Aim: This project designed to make me aware of how the brain works when i’m drawing – by changing the sense that we are translating into physical movement from sight to touch.
Method: choose an object and draw it without looking – instead touch it and draw simultaneously.
To start with i chose a few smal objects and A4 sketchpad. I was not expecting anything but rather allowed myself to explore this experience by being open minded.
The first drawings are of a whiskey cork – it is quite small but has a few different edges and textures/surfaces. I’ve used a 6B pencil and a ballpoint pen and drew the object by placing it vertically, on it’s side and flipped over. I tried to feel the object using left hand and drew using right hand at the same time – in a way it felt like conducting a piece of music – both hands worked in tune.
I’m quite surprised that it has a certain similarity to the shape of the object – i did not really expect it.
Next i used a stapler – this is more linear as i followed the edjes – surprised at how (almost) accurate the shape turned out.
Next i used a small manikin figure placed on it’s side. This was harder as there are a lot of details that protrude from the object. Using pencil first and the soft pastel over it – i think using two drawing implements adds some volume.What i noticed is that first drawing in pencil is smaller than the pastel overlay. I feel that size of the drawing tool end led to larger marks – but not to the overall size, which means that the feeling of touch is transferred to the drawing hand quite accurately. This is a very interesting discovery about how our brain works and directs the limbs.
I also did a few drawings of my face – not really the best self portrait )))) But interesting experiment as a whole. I’ve tried this before on the previous course and also got idea from the book : “Drawing Projects an exploration of the language of drawing”, page 84.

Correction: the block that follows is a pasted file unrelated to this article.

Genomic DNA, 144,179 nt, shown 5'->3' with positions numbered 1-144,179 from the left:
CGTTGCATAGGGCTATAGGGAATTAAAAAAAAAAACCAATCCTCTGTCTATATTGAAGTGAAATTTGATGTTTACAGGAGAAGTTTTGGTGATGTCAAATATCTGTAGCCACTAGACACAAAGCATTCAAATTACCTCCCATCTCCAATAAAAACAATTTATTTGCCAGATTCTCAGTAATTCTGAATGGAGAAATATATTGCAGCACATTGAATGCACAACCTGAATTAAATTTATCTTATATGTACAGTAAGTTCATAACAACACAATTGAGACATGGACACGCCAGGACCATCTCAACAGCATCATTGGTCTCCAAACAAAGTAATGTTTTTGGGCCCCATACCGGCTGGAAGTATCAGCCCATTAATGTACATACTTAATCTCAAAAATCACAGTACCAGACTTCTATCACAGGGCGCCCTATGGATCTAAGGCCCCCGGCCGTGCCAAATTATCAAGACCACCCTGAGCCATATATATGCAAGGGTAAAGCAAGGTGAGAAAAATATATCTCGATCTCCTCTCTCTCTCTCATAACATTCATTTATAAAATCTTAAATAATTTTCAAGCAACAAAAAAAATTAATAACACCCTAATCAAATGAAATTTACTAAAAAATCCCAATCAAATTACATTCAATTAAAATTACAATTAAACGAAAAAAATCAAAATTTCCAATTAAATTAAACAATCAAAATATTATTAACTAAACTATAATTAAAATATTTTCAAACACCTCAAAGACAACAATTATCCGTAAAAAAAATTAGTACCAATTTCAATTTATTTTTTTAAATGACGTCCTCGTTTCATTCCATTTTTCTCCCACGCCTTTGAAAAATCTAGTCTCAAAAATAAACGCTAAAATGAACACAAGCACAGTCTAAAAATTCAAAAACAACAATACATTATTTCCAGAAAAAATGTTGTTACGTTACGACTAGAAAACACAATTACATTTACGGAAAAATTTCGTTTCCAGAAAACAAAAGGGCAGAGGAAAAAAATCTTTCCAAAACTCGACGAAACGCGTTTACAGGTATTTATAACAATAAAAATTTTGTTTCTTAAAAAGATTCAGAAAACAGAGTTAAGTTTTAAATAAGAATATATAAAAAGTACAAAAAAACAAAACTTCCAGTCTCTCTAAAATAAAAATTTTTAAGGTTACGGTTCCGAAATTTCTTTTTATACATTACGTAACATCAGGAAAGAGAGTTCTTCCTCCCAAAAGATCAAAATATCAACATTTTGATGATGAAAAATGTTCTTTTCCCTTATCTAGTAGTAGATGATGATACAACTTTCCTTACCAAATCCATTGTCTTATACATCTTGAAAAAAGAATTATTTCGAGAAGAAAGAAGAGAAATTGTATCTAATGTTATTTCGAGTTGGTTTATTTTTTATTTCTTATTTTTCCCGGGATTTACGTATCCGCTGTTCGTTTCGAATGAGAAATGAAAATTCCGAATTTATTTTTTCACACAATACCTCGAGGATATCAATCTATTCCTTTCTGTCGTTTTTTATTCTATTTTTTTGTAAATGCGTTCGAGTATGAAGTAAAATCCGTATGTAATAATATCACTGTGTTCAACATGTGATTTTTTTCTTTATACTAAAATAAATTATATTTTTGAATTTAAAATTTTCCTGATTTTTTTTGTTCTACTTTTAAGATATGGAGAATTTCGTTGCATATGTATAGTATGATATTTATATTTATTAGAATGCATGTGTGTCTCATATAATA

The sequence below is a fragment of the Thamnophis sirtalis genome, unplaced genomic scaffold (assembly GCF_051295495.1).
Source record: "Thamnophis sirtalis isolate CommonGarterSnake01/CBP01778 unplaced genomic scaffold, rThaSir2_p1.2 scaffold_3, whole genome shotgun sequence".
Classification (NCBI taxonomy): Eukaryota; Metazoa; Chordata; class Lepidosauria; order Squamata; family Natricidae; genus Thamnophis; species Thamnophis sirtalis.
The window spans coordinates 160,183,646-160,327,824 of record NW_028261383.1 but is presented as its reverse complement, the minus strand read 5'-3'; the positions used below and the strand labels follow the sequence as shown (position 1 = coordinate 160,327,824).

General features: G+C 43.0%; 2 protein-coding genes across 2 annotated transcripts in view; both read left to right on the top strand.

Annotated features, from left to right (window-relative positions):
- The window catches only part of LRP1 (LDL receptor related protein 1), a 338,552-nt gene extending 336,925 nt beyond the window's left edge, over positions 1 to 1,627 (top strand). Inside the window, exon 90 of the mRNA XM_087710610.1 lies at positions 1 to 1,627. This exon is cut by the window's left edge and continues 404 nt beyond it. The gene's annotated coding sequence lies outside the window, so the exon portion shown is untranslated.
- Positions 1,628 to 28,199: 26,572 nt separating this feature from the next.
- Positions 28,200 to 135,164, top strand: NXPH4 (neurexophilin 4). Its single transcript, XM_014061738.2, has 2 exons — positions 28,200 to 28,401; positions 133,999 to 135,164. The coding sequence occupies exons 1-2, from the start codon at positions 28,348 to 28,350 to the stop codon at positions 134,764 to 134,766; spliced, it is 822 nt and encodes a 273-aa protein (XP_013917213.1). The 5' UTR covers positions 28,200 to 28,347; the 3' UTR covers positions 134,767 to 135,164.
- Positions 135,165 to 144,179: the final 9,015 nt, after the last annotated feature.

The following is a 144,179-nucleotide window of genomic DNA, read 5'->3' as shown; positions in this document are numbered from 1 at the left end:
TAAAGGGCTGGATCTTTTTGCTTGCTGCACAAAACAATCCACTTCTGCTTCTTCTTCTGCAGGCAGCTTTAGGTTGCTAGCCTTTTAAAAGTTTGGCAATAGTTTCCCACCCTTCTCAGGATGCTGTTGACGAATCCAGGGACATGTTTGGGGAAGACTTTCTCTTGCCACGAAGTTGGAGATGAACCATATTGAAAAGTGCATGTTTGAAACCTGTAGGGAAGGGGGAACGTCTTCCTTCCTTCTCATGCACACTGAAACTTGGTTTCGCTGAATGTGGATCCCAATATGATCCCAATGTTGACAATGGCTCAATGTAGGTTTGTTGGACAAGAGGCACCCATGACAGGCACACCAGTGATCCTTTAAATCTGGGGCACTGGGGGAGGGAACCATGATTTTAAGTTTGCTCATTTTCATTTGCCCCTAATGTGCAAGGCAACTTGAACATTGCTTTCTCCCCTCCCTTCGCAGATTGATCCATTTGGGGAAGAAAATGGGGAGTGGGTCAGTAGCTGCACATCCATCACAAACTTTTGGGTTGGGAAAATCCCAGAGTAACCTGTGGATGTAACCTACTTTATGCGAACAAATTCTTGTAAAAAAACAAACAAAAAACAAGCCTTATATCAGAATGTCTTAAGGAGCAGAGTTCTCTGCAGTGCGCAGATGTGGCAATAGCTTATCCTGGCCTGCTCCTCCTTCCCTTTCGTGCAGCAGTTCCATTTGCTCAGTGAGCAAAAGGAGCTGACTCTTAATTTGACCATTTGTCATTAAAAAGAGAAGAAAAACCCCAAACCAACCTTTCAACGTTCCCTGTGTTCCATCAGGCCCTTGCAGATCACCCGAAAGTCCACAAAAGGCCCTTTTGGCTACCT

The book suggests drawing for about half an hour but my drawings were done in about 10 minutes each.
I don’t feel that i really connected the feeling of touch with the marks made – perhaps because the result does not look like me, but in a way it was not supposed to be a copy. However I did enjoy this experience of letting go and explore the aspect of left/right hand coordination.
Reflection: How far were you recording the sensation and the act of touching, and how far were you trying to use touch as a replacement for sight?
I think to start with visual memory was creeping in to “help” with the direction, but in a few minutes – as I had my eyes closed- the sense of touch started to translate itself into the marks made by the other hand. Using one implement led towards more linear – contour and edges following approach, saying that, I did try to feel the texture and use pencil/pastels on the side to recreate the feeling of explored surface.
I found this an interesting experiment that liberates the idea of mark making and how different senses could be used together. The main point i got from this exercise is that drawing can be done not only by using visual representation but also through feeling of the object. This allowed for more unexpected and somehow interesting marks to appear on areas that otherwise might have had more rigid and controlled application.